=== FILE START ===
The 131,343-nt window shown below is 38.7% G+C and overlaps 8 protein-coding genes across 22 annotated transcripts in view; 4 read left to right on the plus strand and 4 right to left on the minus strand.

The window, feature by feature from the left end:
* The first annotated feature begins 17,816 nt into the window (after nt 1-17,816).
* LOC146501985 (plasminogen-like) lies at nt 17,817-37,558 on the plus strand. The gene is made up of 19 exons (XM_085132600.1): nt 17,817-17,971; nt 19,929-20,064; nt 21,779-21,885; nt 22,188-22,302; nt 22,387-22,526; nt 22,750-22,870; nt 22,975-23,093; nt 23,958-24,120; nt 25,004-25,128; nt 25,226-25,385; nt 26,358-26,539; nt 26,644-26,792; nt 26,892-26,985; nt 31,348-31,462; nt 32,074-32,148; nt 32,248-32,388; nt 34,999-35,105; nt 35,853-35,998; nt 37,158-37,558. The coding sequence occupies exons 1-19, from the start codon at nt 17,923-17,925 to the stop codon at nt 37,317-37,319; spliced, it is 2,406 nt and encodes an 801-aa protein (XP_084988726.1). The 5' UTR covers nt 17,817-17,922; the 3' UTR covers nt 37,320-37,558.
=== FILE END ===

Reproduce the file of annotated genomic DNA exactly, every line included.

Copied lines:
The 131,343-nt window shown below is 38.7% G+C and overlaps 8 protein-coding genes across 22 annotated transcripts in view; 4 read left to right on the plus strand and 4 right to left on the minus strand.

The window, feature by feature from the left end:
* The first annotated feature begins 17,816 nt into the window (after nt 1-17,816).
* LOC146501985 (plasminogen-like) lies at nt 17,817-37,558 on the plus strand. The gene is made up of 19 exons (XM_085132600.1): nt 17,817-17,971; nt 19,929-20,064; nt 21,779-21,885; nt 22,188-22,302; nt 22,387-22,526; nt 22,750-22,870; nt 22,975-23,093; nt 23,958-24,120; nt 25,004-25,128; nt 25,226-25,385; nt 26,358-26,539; nt 26,644-26,792; nt 26,892-26,985; nt 31,348-31,462; nt 32,074-32,148; nt 32,248-32,388; nt 34,999-35,105; nt 35,853-35,998; nt 37,158-37,558. The coding sequence occupies exons 1-19, from the start codon at nt 17,923-17,925 to the stop codon at nt 37,317-37,319; spliced, it is 2,406 nt and encodes an 801-aa protein (XP_084988726.1). The 5' UTR covers nt 17,817-17,922; the 3' UTR covers nt 37,320-37,558.